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Thread: Sweater vest

  1. #11
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    Quote Originally Posted by TheGratefulNed View Post
    On this side of the Atlantic (at least in the States, can't speak for Canada) "smart dress" isn't a phrase that many would understand because it's not commonly used here. And adding to what Father Bill said, terminology changes from region-to-region, between social and economic classes, and even sometimes from person-to-person or company-to-company in the same area. "Semi-formal," to me, is usually interchangeable with "business casual." You might have some people in suits or blazers, others in slacks and a button down shirt (with or without a sweater/sweater-vest over it) or polo/golf shirt. Amongst the suit/blazer and button-down shirts, you'll have some with ties and some without. I've had employers who stated "business casual" in their dress codes and meant slacks with a button-down shirt and tie, while others who also stated "business casual" were fine with jeans and a button-down shirt (no tie) or a polo shirt.

    Swarley - I would think a sweater vest over a button-down shirt (tie optional) would be fine for "semi-formal" dress at a ska show. The kilt itself is probably likely to draw more attention than whatever is covering your torso.
    I am afraid to say that as this is an international website, then advice comes in all varieties of English and national terminologies, particularly as we are discussing a Scottish garment then I am sorry to say that I am unable to speak in "Americanese". Thus far, over the last decade or so on this website I have managed transatlantic discussions pretty well----there has been the odd hicup on occasion-------- and there has been a refreshing willingness from the USA to learn from this side of the Atlantic specifically on kilt matters and kilt terminology. I am sorry that my advice has been so readily dismissed by you. No hard feelings though.
    " Rules are for the guidance of wise men and the adherence of idle minds and minor tyrants". Field Marshal Lord Slim.

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  3. #12
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    Nah, no hard feeling here, Jock. Nor was it my intent to be dismissive of what you were saying or suggesting that I wouldn't or others shouldn't understand the terms as used in the garment's country of origin. I was merely attempting to point out that your dismissal of a very common American phrase referring to modes and levels of dress as "nonsense" and insisting that we use a different phrase with no meaning to us may not have been terribly helpful in answering the OP's inquiry.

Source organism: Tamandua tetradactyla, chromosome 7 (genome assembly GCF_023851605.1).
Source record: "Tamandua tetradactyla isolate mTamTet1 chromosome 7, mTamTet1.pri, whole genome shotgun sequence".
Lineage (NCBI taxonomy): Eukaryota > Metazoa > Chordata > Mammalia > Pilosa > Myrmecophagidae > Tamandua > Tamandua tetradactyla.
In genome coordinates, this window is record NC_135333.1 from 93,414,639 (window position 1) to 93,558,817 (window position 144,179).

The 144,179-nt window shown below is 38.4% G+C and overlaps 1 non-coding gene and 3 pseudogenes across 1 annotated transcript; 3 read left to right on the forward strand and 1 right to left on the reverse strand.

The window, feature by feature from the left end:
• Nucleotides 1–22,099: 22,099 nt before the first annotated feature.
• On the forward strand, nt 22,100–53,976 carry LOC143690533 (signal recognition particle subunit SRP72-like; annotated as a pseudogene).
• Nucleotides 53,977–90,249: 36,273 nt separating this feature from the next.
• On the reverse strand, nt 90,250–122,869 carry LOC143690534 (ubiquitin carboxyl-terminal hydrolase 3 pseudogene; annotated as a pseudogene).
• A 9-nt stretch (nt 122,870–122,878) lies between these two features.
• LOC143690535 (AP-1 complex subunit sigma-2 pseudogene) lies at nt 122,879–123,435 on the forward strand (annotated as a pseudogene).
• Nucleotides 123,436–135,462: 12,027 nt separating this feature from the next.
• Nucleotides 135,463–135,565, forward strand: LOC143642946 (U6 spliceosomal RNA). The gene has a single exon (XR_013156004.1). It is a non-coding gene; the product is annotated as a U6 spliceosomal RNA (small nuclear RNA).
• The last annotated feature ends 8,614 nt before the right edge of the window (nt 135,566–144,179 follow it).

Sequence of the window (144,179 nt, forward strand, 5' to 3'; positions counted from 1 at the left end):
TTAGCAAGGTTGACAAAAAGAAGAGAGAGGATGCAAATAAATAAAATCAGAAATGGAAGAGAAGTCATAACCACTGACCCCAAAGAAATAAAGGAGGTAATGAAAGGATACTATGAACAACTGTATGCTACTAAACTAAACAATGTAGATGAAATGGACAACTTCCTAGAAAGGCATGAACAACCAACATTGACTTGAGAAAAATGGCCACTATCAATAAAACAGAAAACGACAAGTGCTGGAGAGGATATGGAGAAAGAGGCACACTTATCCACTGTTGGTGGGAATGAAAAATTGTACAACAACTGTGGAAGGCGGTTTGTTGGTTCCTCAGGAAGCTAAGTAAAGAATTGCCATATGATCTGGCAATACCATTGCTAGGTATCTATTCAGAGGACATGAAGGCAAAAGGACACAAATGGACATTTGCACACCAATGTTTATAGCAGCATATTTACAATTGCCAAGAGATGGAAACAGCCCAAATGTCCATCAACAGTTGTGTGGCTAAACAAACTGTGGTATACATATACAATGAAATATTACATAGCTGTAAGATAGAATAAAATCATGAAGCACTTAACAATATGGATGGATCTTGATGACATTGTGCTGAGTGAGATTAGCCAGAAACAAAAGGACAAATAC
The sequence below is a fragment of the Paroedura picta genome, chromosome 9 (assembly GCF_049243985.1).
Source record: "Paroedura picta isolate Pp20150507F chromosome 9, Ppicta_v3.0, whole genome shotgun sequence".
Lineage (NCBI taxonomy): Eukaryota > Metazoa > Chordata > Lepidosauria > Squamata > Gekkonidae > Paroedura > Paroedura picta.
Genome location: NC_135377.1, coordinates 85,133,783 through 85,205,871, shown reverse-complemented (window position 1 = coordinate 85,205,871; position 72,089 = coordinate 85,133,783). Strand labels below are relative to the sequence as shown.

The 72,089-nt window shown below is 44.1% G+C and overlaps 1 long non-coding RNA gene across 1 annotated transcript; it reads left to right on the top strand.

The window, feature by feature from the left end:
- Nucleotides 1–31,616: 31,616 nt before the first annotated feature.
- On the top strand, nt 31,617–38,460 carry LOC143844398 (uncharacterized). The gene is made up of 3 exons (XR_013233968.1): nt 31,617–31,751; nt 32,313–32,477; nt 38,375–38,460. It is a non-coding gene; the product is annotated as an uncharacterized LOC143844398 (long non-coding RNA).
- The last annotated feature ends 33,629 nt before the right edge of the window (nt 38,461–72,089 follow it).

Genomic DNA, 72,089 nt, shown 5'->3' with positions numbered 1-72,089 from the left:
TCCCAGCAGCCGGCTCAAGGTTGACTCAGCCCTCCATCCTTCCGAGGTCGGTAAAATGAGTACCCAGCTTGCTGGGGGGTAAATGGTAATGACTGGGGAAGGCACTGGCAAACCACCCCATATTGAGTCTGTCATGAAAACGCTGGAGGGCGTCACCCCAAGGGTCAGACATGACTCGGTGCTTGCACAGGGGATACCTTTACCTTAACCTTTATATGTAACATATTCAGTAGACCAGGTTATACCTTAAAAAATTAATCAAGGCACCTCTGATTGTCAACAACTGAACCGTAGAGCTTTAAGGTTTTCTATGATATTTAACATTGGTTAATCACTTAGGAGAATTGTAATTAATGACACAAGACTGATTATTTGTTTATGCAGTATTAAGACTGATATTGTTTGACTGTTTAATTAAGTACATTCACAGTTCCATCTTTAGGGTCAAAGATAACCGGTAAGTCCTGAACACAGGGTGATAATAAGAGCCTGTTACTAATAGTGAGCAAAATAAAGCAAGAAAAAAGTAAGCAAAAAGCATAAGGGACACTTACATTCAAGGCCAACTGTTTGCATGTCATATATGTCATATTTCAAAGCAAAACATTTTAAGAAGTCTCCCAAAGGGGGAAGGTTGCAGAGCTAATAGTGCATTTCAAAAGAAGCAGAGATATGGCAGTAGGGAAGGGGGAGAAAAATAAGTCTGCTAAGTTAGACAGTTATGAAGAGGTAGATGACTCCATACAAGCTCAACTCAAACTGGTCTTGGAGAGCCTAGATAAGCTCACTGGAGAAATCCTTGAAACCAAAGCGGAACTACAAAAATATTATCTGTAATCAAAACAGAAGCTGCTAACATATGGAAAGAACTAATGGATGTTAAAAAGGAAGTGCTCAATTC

Your response seemed a bit antagonistic to me and I offer my sincere apologies if that was a misreading of your words or tone. My only intent was trying to add some context to the term "semi-formal" as used in the United States, since, as you said "this is an international website." It's been a long week and it's only Wednesday afternoon, so some of the misreading may have come from my mind already being a bit frazzled. All in all, no hard feelings on this end and I do truly appreciate the advice and knowledge that the established members of this site bring and freely share with us fellow kilt lovers.
    Verbing weirds language.

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  5. #13
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    Quote Originally Posted by TheGratefulNed View Post
    Nah, no hard feeling here, Jock. Nor was it my intent to be dismissive of what you were saying or suggesting that I wouldn't or others shouldn't understand the terms as used in the garment's country of origin. I was merely attempting to point out that your dismissal of a very common American phrase referring to modes and levels of dress as "nonsense" and insisting that we use a different phrase with no meaning to us may not have been terribly helpful in answering the OP's inquiry.

    Your response seemed a bit antagonistic to me and I offer my sincere apologies if that was a misreading of your words or tone. My only intent was trying to add some context to the term "semi-formal" as used in the United States, since, as you said "this is an international website." It's been a long week and it's only Wednesday afternoon, so some of the misreading may have come from my mind already being a bit frazzled. All in all, no hard feelings on this end and I do truly appreciate the advice and knowledge that the established members of this site bring and freely share with us fellow kilt lovers.
    No doubt we will learn to get along.

    Actually though, I do consider as the kilt is recognised the world over as Scottish attire, then Scottish/British dress conventions and descriptions should/do apply. It seems perfectly logical to me so to do.

    Jock now dives for cover!!!
    " Rules are for the guidance of wise men and the adherence of idle minds and minor tyrants". Field Marshal Lord Slim.

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  7. #14
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    The OP asked if a sweater is OK to wear to a “semi formal event”. There really is not a range of nuances to the word “formal” much as there is no such condition as “semi dead” or “semi pregnant”. A sweater (a knitted woollen garment for the avoidance of doubt) is invariably casual or informal dress. Casual dress can take many forms from jeans or shorts and a t-shirt to a jacket and shirt with or without a tie and depends upon the particular event. Wearing shorts and a t-shirt to a wedding or funeral might be regarded as a faux-pas whereas a tweed jacket and waistcoat to a beach barbecue is probably a tad over-dressed. Formal events will state the level of formality by invitation from black tie to white tie for the avoidance of doubt.
    Last edited by EdinSteve; 6th December 18 at 05:59 AM.

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  9. #15
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    Quote Originally Posted by TheGratefulNed View Post